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Check Your Glocks

Discussion in 'Off Topic Threads' started by 87AA, Sep 30, 2011.

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  1. 87AA

    87AA TS Member

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    Three years after the murder of 2 young girls, the Oklahoma State Bureau of Investigation has determined that the murder weapon was a Glock 22 with the serial number of EKG463US.

    If you've bought a Glock in the past 3 years please check the serial number. This case has a lot of people baffled. Few clues and few if any suspects.
     
  2. pyrdek

    pyrdek Well-Known Member

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    My question is how did they determine the serial number of a gun that they do not know who has it, where it is at, where and when it may have been transferred? The only way I could see as a possibility is that the gun was stolen from an owner who filled out all the proper paperwork Form 4473 and whatever else Oklahoma may require, and this owner had a bullet or case fired in that gun which was then compared to the bullets and/or cases recovered from the murder and they matched the bullets and/or cases to the crime. If the original owner legally sold or traded it, there would be a paper trail to the next owner I would think. That would be somewhat of a convoluted way to get the serial number three years after a crime and without a suspect. Something about this article and the serial number search just sounds a bit "off" to me.
     
  3. Shooting Coach

    Shooting Coach Well-Known Member

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    Likely a fired case shipped with a new commercial gun matched a case found at the crime scene. Glocks are not easily identified from recovered bullets. If true, this would be about the ONLY time a fired case has been matched to one shipped with a new gun.

    If ten cops shot a perp with identical Glocks firing identical ammo, the bullets could not be positively matched to each gun.
     
  4. goony

    goony Active Member

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    It was probably originally owned by a law enforcement agency that test fired each pistol before it was issued and kept a spent bullet and casing on file. This pistol was probably trade in to Glock for the latest model and then resold to to the public.
     
  5. BigM-Perazzi

    BigM-Perazzi Well-Known Member

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    Probably a BATF "fast and furious" firearm...
     
  6. grntitan

    grntitan Well-Known Member

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    I call BS unless there is far more to the story than is provided. Forensics have a hard time with the Glock's because their bullet and case impression are so similar from Glock to Glock. About the best nthe experts can tell is the weapon was a Glock. Read about a court case where the expert testifing admitted the Glock's are near impossible to pin to a specific gun by the lands and grooves on the bullets and the firing pin impressions because they were all very close to identical. Now i'm no ballistics expert but i did stay at a Holiday Inn Express last night. :)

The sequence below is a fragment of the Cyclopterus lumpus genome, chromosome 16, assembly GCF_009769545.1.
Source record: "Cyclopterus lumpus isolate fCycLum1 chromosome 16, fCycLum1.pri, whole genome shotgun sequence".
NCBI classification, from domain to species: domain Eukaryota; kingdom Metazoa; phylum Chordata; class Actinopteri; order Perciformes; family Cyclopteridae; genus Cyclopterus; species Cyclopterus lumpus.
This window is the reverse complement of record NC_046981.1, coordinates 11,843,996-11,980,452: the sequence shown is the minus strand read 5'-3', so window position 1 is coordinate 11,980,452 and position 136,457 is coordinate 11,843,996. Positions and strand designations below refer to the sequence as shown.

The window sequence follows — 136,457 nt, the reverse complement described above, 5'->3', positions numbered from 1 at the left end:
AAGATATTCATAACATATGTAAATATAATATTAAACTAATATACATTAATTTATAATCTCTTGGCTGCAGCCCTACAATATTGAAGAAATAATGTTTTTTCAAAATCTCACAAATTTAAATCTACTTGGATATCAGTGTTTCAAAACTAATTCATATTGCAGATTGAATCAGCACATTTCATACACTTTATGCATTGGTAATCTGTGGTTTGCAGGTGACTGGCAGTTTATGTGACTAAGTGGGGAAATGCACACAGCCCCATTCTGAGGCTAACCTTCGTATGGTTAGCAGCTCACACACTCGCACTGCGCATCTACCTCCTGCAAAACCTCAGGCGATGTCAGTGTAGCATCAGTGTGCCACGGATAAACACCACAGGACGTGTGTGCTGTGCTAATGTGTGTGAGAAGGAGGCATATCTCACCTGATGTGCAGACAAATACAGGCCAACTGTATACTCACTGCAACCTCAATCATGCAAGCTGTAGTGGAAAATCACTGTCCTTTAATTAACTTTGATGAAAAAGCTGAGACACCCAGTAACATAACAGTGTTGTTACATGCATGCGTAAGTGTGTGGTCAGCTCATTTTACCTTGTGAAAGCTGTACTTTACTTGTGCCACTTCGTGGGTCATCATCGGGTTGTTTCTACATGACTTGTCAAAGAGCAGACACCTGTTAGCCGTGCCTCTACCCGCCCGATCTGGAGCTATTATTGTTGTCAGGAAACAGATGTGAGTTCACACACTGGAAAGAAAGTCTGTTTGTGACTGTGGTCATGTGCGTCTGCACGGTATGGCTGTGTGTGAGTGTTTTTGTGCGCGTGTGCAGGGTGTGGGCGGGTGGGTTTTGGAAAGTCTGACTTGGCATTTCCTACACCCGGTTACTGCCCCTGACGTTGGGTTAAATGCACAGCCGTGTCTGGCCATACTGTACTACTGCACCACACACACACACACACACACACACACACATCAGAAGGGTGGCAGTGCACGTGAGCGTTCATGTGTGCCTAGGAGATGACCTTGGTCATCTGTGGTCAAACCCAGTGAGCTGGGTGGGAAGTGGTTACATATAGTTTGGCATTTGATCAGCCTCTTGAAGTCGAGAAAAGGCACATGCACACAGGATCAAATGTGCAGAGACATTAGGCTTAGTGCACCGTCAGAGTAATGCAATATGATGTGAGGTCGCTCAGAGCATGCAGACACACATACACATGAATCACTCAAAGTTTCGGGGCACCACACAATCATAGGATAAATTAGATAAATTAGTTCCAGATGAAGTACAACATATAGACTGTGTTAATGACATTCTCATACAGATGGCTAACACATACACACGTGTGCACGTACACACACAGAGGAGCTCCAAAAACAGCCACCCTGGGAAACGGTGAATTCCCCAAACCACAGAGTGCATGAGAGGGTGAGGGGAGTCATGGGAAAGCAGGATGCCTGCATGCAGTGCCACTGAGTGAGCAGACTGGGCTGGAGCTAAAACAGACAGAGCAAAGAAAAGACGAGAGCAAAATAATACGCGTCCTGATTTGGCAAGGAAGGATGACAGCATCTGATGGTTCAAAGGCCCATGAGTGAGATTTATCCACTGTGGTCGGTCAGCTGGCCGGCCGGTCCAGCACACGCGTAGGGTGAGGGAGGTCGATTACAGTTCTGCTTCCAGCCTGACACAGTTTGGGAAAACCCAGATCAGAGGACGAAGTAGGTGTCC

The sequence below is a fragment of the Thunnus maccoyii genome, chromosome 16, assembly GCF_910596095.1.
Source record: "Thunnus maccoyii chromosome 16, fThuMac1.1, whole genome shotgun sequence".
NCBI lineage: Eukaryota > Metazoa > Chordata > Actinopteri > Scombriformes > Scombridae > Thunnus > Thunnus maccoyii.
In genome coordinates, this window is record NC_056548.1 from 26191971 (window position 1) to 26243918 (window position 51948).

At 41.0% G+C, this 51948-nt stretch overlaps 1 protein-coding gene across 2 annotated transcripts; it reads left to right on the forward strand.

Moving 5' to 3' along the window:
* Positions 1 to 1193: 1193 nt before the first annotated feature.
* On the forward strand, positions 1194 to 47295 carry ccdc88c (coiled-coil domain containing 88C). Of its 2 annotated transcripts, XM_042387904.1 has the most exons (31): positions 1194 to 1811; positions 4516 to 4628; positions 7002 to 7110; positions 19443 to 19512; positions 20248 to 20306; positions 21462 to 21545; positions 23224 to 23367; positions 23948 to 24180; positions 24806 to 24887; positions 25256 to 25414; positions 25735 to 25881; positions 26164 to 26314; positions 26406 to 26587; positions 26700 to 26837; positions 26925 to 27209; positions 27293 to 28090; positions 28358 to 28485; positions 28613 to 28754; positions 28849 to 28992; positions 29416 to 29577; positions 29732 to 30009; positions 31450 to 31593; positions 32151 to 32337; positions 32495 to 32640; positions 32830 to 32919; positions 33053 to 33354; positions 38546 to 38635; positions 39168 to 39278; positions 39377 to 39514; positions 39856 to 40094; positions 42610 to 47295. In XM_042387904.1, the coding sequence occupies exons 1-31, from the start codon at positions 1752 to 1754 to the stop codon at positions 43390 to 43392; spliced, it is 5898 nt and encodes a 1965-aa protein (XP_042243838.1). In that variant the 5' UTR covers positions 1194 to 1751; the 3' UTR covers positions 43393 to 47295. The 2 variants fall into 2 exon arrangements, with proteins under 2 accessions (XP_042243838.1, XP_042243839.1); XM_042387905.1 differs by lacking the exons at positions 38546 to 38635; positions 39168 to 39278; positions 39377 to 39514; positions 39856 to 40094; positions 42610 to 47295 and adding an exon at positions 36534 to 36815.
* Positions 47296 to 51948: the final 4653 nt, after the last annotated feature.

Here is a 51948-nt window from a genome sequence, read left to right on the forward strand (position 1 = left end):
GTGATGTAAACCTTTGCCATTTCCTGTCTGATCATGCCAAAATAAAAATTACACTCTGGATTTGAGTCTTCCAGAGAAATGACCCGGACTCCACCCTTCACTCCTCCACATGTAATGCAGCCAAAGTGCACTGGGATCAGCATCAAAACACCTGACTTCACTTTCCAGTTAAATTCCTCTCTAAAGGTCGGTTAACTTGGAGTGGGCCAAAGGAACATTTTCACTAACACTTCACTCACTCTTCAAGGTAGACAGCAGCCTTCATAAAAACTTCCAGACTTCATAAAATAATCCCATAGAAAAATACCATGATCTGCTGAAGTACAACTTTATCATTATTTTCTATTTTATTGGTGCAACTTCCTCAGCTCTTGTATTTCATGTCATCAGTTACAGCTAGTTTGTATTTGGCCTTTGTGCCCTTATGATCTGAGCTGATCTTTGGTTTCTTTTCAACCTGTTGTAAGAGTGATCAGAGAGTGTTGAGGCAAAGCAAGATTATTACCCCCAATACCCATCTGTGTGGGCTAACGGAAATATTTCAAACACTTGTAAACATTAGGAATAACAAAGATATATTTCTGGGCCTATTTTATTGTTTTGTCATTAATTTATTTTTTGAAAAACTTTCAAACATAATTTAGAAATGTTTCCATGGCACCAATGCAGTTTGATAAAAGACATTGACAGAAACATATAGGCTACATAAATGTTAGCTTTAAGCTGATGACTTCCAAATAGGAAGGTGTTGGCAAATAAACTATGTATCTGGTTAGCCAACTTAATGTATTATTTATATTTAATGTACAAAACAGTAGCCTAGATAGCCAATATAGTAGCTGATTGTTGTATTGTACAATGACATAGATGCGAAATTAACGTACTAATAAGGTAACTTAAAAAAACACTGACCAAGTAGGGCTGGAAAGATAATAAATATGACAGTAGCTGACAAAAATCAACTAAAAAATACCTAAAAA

7. rustygun

    rustygun Member

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    From reading an article, I believe the gun was reported stolen,the owner is not a suspect. They want to find the gun if it was sold to someone after being used in the crime. Pretty much a long shot.
     
  8. Jim R

    Jim R Ljutic Nut TS Supporters

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    That is good Matt, you got me laughing this morning. How is the stock project coming along?

    Jim R
     
  9. grntitan

    grntitan Well-Known Member

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    Coming along great Jim. PM sent.
     
  10. ColtM1911A1

    ColtM1911A1 Member

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    Glock pistols do not have a standard groove and land rifling, so it would almost be impossible to match that up with the murder bullet. The Leo's best chance would be to match the ejector and extractor markings. They, too, are quite unique to each handgun...

    The Glock handguns use polygonal rifling, so to speak. They went to the polygonal to get a slight increase in muzzle velocity to meet caliber specs for some of the newer calibers after they opened up the chambers to assist feeding which they were having problems with. After a few years, Glock made it a standard througout their line...

    H&K also use the polygonal rifling in their pistols and even some rifles and sub machine pistols and rifles. They are a proven design, a bit more difficult to get clean, but they also don't copper-up much. It is important not to use lead bullets in Glock firearms with polygonal rifling; it will void the warranty and could be a dangerous practice because of pressure spikes due barrel leading which is hard to see in the polygonal design. The H&K pistols do not have that restriction placed on them; I guess their design is different than Glock's -- I'l trust the H&K engineers here to guide us in their designs....cya
     
  11. leadvail

    leadvail Member

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    And if it is my Glock????

    Do I get a reward or a trip to the Big House.

    Bob
     
  12. Dickgshot

    Dickgshot Well-Known Member

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    My thought is that they know who did it, where he got the gun, who owned the gun before he got it - and now they need gun so they can prove that was the gun used in the killing.
     
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